This newly built (only five months old) Dhammayut monastery is fresh and glowing, and its buildings (mostly a Dhamma hall and several kutis) are quite attractively designed.
Speaking with one of the monks about returning for practice, I was kindly invited to stay in one of the kutis. He said I was welcome to practice around the property, then with a smile he gestured toward a mysterious wooded area behind one of the kutis and said, “And we have a cremation ground.”
After a few minutes of chatting, I thanked him for his offer then wandered off to explore the cremation ground, for I might be interested in practicing there—perhaps on the next full moon night. After all, one of the 13 ascetic practices allowed by the Buddha is living in or near a cremation ground.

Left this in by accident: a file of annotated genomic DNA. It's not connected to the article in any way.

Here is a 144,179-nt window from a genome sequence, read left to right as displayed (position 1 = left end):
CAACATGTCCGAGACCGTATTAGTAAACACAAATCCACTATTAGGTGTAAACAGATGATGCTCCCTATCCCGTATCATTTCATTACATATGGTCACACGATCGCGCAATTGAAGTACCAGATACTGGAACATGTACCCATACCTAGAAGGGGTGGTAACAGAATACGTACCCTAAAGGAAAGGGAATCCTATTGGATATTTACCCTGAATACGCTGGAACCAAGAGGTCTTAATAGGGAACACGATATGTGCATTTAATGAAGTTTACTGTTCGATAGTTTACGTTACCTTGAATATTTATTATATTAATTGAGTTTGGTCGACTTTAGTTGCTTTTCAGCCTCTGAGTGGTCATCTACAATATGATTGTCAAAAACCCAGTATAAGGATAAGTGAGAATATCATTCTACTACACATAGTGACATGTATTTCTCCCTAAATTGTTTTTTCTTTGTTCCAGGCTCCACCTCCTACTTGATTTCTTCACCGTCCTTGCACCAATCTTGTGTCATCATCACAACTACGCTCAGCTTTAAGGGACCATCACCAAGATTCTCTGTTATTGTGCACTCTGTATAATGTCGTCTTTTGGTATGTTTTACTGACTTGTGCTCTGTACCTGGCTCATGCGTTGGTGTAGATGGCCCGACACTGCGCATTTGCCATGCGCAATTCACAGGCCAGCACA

Indeed, as one passes between two kutis, goes through a gate, then walks down a narrow, quiet road into a nearby forest, one might first notice some wooden grave markers on the left, then maybe some tombstones on the right, then in the near distance, through the trees, is the cremation chamber—a somewhat impressive structure with a large iron door stained by soot. I must admit that even in the daytime I felt a tinge of discomfort—perhaps all the more reason to come back on the full moon.